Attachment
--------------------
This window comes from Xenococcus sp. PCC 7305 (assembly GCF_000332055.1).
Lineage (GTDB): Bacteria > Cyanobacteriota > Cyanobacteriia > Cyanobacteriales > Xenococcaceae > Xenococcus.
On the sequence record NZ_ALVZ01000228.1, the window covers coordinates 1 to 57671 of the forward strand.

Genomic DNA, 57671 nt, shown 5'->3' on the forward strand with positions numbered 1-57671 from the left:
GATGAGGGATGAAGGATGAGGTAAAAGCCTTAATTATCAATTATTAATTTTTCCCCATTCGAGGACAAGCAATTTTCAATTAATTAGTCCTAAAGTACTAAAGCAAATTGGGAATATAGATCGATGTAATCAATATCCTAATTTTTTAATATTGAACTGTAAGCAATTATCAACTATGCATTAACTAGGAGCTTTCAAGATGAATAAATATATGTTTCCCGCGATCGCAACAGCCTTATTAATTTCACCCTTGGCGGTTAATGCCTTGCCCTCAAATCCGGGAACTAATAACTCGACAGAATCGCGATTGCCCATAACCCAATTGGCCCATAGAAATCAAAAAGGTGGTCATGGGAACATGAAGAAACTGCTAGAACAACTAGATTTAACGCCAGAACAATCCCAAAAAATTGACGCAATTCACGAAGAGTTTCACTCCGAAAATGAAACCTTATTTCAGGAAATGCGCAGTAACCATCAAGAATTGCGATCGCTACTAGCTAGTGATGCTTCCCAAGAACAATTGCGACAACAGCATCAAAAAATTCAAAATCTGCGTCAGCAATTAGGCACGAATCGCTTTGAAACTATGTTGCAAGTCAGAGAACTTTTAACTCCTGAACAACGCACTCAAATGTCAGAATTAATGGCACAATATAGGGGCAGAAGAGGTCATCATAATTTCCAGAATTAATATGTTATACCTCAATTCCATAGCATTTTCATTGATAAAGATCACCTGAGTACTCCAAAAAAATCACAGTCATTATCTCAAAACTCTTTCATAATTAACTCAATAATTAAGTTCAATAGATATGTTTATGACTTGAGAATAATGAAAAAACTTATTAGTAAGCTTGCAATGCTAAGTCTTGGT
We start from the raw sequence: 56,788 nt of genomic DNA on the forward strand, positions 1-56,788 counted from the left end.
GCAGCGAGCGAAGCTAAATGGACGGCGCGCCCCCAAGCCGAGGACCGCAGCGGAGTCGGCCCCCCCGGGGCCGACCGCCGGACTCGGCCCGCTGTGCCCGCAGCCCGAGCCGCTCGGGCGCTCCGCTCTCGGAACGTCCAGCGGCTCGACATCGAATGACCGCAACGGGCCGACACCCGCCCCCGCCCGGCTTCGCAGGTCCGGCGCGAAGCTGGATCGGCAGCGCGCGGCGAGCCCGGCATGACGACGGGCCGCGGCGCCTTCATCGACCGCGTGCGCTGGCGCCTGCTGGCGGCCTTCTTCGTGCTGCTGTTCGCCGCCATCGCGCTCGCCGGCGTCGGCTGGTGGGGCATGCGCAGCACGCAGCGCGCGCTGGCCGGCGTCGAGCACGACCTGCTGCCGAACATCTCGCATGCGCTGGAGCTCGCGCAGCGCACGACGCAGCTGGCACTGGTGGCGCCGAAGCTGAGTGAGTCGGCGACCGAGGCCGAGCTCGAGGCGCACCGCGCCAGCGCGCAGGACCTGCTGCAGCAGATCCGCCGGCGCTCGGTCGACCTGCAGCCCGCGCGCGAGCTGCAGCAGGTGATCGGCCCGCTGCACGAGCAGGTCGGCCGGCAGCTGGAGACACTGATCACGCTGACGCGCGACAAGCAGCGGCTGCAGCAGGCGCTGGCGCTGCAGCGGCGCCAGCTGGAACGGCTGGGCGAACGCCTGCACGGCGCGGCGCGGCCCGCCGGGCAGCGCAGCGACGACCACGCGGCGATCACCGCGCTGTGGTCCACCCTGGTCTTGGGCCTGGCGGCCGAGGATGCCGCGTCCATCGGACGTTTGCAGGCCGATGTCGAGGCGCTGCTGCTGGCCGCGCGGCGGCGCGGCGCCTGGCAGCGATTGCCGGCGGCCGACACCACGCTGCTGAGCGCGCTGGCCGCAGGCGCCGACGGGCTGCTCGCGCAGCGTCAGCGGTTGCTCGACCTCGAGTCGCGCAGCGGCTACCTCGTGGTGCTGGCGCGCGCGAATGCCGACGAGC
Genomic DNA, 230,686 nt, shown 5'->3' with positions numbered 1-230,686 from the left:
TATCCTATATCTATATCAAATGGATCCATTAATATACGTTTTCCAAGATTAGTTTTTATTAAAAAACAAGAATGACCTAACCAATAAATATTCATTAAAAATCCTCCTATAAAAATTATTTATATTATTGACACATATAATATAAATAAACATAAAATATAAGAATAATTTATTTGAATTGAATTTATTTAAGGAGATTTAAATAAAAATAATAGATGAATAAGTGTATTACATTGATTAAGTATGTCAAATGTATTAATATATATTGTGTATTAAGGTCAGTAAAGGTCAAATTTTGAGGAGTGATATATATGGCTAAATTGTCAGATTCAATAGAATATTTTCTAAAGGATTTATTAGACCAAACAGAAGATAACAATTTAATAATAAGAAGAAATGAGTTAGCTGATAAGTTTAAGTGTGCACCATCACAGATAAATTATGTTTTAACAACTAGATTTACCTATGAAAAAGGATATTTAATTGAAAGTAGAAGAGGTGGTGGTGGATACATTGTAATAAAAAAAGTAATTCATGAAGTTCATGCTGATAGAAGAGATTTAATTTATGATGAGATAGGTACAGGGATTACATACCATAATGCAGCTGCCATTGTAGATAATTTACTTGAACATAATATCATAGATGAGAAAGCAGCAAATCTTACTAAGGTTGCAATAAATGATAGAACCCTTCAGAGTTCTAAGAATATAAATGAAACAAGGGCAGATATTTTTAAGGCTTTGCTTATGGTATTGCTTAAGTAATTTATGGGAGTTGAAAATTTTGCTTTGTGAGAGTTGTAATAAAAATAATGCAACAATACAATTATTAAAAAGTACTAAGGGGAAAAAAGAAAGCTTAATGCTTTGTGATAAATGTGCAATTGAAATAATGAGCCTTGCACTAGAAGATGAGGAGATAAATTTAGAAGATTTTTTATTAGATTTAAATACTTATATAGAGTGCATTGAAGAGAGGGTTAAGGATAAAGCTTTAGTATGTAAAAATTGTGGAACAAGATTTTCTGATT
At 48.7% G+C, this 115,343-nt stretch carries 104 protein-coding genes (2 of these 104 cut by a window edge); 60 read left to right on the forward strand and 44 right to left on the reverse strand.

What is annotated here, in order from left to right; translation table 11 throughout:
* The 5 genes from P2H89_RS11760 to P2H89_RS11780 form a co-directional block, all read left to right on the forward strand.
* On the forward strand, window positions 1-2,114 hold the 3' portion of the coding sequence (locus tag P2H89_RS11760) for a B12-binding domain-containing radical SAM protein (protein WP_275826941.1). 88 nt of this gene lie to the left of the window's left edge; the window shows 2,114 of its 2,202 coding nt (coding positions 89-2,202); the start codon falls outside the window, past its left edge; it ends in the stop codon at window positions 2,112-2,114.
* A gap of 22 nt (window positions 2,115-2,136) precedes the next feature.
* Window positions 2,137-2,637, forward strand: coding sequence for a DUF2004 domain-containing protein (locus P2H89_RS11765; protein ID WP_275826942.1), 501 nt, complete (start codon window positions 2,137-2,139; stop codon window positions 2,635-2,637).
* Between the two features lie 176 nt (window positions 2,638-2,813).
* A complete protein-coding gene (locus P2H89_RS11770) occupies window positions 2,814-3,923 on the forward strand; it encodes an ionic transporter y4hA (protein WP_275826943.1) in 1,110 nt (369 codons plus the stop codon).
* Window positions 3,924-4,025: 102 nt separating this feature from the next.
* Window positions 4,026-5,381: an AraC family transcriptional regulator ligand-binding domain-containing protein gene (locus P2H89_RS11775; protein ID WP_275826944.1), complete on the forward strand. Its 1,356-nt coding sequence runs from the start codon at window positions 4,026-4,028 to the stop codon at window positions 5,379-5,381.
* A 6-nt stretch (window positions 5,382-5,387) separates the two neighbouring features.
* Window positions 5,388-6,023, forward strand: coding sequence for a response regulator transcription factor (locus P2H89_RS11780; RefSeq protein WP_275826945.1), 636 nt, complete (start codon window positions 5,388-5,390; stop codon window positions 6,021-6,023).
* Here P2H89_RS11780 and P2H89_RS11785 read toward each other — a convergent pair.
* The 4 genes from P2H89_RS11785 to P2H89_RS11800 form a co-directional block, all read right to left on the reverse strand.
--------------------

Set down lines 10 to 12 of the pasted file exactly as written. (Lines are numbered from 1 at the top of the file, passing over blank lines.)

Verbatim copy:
At 48.7% G+C, this 115,343-nt stretch carries 104 protein-coding genes (2 of these 104 cut by a window edge); 60 read left to right on the forward strand and 44 right to left on the reverse strand.

What is annotated here, in order from left to right; translation table 11 throughout:
* The 5 genes from P2H89_RS11760 to P2H89_RS11780 form a co-directional block, all read left to right on the forward strand.